PubDate: 2017-09-11T08:03:19Z
       
  • Future prospect of faecal microbiota transplantation as a potential
           therapy in asthma
    • Authors: Kang Cai
      Abstract: Publication date: Available online 10 August 2017
      Source:Allergologia et Immunopathologia
      Author(s): Y. Kang, Y. Cai
      There is convincing evidence from both human and animal studies suggesting that the gut microbiota plays an important role in regulating immune responses associated with the development of asthma. Certain intestinal microbial strains have been demonstrated to suppress or impair immune responsiveness in asthma experimental models, suggesting that specific species among gut commensal microbiota may play either a morbific or phylactic role in the progression of asthma. Evidence to date suggests that the intestinal microbiota represent fertile targets for prevention or management of asthma. The faecal microbiota transplantation (FMT) is a rather straightforward therapy that manipulates the human gastrointestinal (GI) microbiota, by which a healthy donor microbiota is transferred into an existing but disturbed microbial ecosystem. The FMT may therefore represent a therapeutic approach for asthma treatment in the foreseeable future. At present, FMT therapy for asthma is very limited and should be actively studied. Considerable efforts are needed to increase our knowledge in the field of FMT therapy for asthma. In this review, we aimed to provide several insights into the development of FMT therapy for asthma.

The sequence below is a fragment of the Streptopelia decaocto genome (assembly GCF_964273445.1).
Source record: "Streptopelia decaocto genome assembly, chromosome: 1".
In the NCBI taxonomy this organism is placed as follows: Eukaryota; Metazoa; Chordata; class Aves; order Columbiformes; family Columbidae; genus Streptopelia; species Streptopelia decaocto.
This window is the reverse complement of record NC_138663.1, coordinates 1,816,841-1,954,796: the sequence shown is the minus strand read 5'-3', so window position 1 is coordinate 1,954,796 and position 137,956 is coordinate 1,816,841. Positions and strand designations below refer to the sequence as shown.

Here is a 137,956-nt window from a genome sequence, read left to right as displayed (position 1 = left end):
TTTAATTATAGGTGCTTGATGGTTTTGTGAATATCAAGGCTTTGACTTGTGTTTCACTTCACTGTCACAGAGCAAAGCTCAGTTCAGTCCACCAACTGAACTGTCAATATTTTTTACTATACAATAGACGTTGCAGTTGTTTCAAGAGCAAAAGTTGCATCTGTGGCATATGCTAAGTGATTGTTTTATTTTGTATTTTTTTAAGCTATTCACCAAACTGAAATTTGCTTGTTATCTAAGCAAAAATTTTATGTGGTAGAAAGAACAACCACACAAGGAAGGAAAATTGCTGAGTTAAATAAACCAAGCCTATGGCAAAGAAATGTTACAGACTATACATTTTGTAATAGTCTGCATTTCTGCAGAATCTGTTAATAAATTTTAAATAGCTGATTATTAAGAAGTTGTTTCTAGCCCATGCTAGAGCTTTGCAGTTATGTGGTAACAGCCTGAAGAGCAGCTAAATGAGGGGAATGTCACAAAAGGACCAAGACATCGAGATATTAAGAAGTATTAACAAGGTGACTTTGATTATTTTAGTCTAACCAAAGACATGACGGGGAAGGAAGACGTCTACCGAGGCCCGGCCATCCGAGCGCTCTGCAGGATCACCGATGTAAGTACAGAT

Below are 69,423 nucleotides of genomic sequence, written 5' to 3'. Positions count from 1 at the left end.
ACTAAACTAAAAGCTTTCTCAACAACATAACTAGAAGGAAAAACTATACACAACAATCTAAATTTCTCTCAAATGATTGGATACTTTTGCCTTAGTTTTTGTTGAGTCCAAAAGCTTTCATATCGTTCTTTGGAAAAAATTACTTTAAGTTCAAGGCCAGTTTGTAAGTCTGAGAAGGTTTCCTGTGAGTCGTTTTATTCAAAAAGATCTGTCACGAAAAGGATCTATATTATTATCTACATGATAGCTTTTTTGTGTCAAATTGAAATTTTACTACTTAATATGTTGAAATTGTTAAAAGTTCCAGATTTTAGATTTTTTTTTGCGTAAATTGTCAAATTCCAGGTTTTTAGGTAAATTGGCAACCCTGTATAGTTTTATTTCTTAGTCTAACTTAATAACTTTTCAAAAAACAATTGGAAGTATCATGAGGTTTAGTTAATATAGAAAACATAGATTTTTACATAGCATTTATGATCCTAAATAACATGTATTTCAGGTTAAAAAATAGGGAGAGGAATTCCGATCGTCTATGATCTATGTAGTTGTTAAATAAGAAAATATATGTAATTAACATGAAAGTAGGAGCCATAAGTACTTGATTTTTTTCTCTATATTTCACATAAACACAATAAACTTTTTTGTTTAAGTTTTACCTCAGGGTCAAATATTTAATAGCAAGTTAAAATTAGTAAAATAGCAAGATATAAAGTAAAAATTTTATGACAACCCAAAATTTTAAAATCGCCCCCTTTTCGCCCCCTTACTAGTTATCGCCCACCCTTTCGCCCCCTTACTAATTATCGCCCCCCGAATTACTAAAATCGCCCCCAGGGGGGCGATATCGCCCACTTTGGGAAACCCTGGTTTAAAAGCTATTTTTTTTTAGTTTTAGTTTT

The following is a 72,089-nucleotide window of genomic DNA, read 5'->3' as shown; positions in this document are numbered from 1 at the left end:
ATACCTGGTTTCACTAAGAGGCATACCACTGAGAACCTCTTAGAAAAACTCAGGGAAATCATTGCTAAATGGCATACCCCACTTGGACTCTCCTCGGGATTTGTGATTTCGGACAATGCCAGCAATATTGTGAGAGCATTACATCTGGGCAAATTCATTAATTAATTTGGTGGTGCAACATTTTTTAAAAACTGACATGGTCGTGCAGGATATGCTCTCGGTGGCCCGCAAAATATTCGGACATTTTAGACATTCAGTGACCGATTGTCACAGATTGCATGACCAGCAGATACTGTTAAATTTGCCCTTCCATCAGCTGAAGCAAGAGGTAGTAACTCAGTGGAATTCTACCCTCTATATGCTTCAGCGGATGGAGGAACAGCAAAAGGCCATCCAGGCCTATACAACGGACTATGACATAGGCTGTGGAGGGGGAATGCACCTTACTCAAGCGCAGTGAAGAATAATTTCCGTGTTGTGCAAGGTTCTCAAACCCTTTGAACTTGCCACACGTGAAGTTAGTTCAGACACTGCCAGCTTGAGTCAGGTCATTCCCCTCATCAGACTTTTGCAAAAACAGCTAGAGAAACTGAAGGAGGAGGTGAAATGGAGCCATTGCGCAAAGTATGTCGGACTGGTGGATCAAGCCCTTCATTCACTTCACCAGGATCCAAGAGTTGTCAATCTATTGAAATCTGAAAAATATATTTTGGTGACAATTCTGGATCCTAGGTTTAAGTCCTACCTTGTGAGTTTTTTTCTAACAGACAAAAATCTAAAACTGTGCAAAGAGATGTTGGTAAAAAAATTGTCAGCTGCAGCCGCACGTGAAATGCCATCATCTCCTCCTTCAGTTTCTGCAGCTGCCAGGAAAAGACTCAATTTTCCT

PubDate: 2017-08-18T07:26:46Z
       
  • Sinomenine ameliorates the airway remodelling, apoptosis of airway
           epithelial cells, and Th2 immune response in a murine model of chronic
           asthma
    • Authors: S. Işık; M. Karaman; S.Ç. Micili; Ş. Çağlayan-Sözmen; H.A. Bağrıyanık; Z. Arıkan-Ayyıldız; N. Uzuner; Ö. Karaman
      Abstract: Publication date: Available online 1 August 2017
      Source:Allergologia et Immunopathologia
      Author(s): S. Işık, M. Karaman, S.Ç. Micili, Ş. Çağlayan-Sözmen, H.A. Bağrıyanık, Z. Arıkan-Ayyıldız, N. Uzuner, Ö. Karaman